Even Federer’s comments following his four-set loss to Djokovic at the U.S. Open summed up the mixed feelings he had for his year, per ATP World Tour:

Surely I am very disappointed. I had my chances on my racket. But Novak did a great job of fending them off. It was a great battle … I am playing a good year. I am happy with where my level is at. I'm able to beat the best players regularly. Cincinnati obviously was a great feeling beating the world No. 1 and world No. 2 in the same week. I don't think I have done that before.

MADRID, SPAIN - MAY 06:  Roger Federer of Switzerland plays a forehand in his match against Nick Kyrgios of Australia in their second round match during day five of the Mutua Madrid Open tennis tournament at the Caja Magica  on May 6, 2015 in Madrid, Spai
Clive Brunskill/Getty Images

 

Outlook 2016

The wheels are already in motion for new looks and opportunities in 2016. Coach Edberg finished his commitment with Federer and will part from the Swiss’ team. His assistance with Federer’s increasingly aggressive net play was an important asset for the Maestro's development the past year. At least Federer has the continued stability in Severin Luthi, who will be his main coach.

Federer recently appointed 36-year-old Ivan Ljubicic to assist his coaching team. Ljubicic, who retired in 2012, has played many of the stars in today’s game. He once reached the No. 3 ATP ranking with a strong serve and forehand, and he was a smart winner who was all too familiar with the ways that Djokovic and Nadal took over the sport in his final years.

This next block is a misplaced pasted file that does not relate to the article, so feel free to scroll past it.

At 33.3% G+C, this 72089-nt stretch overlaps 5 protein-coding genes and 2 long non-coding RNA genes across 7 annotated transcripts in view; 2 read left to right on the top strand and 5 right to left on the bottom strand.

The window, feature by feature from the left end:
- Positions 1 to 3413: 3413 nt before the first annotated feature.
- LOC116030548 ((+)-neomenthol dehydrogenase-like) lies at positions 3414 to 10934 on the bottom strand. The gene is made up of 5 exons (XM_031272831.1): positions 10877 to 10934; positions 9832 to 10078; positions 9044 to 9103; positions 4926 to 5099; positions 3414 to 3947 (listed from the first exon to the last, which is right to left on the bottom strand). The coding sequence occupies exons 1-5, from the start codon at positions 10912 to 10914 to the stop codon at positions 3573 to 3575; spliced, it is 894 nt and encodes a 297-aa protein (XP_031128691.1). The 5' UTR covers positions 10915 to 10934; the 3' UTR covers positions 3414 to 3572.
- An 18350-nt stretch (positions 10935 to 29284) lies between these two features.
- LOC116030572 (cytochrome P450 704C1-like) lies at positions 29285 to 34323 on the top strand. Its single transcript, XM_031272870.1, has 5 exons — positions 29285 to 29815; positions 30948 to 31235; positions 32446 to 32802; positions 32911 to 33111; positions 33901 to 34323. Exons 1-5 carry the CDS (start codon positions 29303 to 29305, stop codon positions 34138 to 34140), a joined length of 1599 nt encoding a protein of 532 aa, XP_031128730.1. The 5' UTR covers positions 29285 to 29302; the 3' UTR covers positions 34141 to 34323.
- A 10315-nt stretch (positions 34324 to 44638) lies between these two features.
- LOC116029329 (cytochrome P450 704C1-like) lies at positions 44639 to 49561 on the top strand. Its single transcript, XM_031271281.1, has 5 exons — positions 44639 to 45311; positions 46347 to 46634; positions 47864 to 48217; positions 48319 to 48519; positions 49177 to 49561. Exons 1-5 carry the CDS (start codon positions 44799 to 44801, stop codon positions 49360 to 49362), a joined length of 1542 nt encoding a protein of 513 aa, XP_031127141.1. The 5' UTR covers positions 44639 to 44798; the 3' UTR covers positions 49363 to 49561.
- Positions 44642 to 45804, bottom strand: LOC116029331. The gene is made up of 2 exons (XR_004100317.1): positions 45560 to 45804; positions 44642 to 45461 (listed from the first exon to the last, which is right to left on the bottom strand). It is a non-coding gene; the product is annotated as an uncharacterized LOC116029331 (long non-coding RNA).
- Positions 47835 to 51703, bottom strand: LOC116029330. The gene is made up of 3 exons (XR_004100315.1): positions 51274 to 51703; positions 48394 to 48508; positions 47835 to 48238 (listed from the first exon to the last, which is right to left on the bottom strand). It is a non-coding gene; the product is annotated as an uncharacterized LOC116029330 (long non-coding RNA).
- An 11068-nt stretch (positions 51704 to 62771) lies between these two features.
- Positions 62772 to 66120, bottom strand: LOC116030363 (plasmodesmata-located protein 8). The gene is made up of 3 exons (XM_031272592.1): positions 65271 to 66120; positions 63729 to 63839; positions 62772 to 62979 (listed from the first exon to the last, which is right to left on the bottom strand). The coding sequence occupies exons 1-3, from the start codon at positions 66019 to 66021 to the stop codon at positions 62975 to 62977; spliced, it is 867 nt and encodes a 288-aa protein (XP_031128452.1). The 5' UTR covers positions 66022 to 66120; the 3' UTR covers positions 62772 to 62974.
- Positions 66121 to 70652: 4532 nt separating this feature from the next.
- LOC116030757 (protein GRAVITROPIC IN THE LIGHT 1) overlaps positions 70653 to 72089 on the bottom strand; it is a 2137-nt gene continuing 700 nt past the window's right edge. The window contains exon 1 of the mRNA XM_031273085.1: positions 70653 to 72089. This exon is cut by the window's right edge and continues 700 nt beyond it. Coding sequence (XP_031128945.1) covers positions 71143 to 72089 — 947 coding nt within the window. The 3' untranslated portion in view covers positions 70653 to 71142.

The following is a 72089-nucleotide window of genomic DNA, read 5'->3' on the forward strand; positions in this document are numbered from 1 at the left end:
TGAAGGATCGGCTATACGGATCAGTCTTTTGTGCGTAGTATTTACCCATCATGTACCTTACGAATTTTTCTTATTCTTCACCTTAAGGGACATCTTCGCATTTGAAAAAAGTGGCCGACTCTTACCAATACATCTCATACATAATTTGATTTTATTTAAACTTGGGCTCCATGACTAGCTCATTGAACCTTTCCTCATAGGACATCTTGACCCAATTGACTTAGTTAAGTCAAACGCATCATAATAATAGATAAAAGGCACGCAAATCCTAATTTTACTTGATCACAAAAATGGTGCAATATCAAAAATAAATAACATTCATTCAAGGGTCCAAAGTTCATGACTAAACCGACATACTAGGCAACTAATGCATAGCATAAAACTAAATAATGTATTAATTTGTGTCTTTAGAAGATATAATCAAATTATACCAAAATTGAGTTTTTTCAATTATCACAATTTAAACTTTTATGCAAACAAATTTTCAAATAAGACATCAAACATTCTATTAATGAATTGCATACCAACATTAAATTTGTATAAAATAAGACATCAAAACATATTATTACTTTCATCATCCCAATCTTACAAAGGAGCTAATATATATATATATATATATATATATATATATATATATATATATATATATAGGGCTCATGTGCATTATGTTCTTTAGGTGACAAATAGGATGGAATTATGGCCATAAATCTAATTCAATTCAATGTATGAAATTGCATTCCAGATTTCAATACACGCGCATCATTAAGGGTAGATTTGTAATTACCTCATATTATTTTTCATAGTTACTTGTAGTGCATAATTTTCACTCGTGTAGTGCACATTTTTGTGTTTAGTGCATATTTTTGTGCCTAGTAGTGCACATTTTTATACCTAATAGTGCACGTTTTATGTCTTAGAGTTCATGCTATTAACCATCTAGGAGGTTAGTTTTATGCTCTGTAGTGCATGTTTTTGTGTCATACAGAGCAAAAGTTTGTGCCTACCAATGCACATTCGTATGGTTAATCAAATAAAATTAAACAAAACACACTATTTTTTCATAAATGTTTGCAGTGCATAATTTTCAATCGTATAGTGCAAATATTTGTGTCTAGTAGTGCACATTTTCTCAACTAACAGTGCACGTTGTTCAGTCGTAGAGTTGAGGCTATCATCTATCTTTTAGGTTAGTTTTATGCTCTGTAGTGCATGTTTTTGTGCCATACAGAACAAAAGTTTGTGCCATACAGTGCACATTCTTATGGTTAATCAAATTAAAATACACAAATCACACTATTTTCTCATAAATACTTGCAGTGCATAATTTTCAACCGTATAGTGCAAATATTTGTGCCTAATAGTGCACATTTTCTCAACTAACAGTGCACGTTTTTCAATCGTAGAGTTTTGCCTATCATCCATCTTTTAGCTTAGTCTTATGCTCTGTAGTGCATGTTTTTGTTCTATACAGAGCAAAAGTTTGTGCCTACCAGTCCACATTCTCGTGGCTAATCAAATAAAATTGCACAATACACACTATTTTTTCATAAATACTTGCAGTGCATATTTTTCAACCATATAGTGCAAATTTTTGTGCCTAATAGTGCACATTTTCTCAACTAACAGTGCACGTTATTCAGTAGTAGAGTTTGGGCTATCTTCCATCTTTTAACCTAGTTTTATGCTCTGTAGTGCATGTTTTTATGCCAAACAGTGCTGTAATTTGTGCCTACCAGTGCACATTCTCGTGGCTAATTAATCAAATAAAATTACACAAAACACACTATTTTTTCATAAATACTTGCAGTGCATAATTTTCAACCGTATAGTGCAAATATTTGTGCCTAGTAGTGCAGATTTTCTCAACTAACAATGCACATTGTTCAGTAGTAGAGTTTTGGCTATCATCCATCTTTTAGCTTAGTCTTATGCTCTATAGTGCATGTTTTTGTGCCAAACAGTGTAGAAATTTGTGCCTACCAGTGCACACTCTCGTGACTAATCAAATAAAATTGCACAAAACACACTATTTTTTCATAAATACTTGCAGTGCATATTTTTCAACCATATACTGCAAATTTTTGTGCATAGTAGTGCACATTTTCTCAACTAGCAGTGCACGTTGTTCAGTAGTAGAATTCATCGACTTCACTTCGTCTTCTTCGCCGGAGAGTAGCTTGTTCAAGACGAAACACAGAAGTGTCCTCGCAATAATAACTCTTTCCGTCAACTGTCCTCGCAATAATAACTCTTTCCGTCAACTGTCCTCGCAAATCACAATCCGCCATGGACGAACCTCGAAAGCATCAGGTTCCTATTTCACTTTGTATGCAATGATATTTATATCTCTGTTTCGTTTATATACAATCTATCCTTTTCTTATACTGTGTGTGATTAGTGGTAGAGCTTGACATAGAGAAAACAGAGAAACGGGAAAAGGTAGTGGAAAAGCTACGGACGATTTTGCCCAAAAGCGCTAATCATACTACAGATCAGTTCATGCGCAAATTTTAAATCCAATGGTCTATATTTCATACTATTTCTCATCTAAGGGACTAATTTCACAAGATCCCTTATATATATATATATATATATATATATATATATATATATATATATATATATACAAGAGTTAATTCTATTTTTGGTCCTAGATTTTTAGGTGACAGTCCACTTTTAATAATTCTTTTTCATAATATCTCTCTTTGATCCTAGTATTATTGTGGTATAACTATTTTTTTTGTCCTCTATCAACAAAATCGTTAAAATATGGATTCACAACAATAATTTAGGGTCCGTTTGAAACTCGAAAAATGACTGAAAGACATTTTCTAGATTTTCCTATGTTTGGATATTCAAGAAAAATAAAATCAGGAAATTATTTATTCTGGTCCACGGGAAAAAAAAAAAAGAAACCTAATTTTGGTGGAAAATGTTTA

ESPN’s Peter Bodo believes that Ljubicic will surely have some wisdom to offer Federer in his quest to overtake Djokovic. Federer can only hope it is sooner rather than later. He figures to make a much stronger bid for the Australian Open than he did in his third-round fall to Andreas Seppi last year.

Uncredited/Associated Press

The next order for Federer is to maintain his high level as a contender, meaning that he cannot give up ground to Murray, Wawrinka and a harder-charging Nadal. Then he must put himself in position for another crack at the Wimbledon title, where he probably will have to go after his "white whale," Djokovic.

Federer told the National:

He’s (Djokovic) got sky-high confidence and we hope that will come down again sooner than later, but we’re working hard to try to catch him.  It’s about winning tournaments at this point in my career. For me if I’m ranked two, three, four, five it’s less important. Once you’ve been world No. 1 like myself or Rafa or others, you can go in wrong direction in the year if you start chasing rankings.

Federer’s popularity with fans worldwide has picked him up in important matches, especially as he winds down his career. He enjoys playing tennis as he balances family life, stays fit and competes. His priorities in playing the sport he has dominated and loved are not enslaved by media expectations and doubts, something he expressed succinctly and beautifully at the 2012 Shanghai Masters in ATP World Tour, via Sportskeeda Australia:

Sometimes you’re just happy playing. Some people, some media, unfortunately, don’t understand that it’s okay just to play tennis and enjoy it. They always think you have to win everything. It always needs to be a success story, and if it’s not, obviously, what is the point? Maybe you have to go back and think, why have I started playing tennis? Because I just like it. It’s actually sort of a dream hobby that became somewhat of a job. Some people just don’t get that, ever.

What to expect from Federer in 2016?

More winning, beautiful tennis and a lot of enjoyment for his fans. He takes on his younger rivals because he works and desires to win like all sports legends. He’s been level through the disappointments that have come among his 88 singles trophies, but he's always optimistic for the next golden opportunity.

The quest for major No. 18 will continue, and there’s a solid chance that he lifts it up in 2016.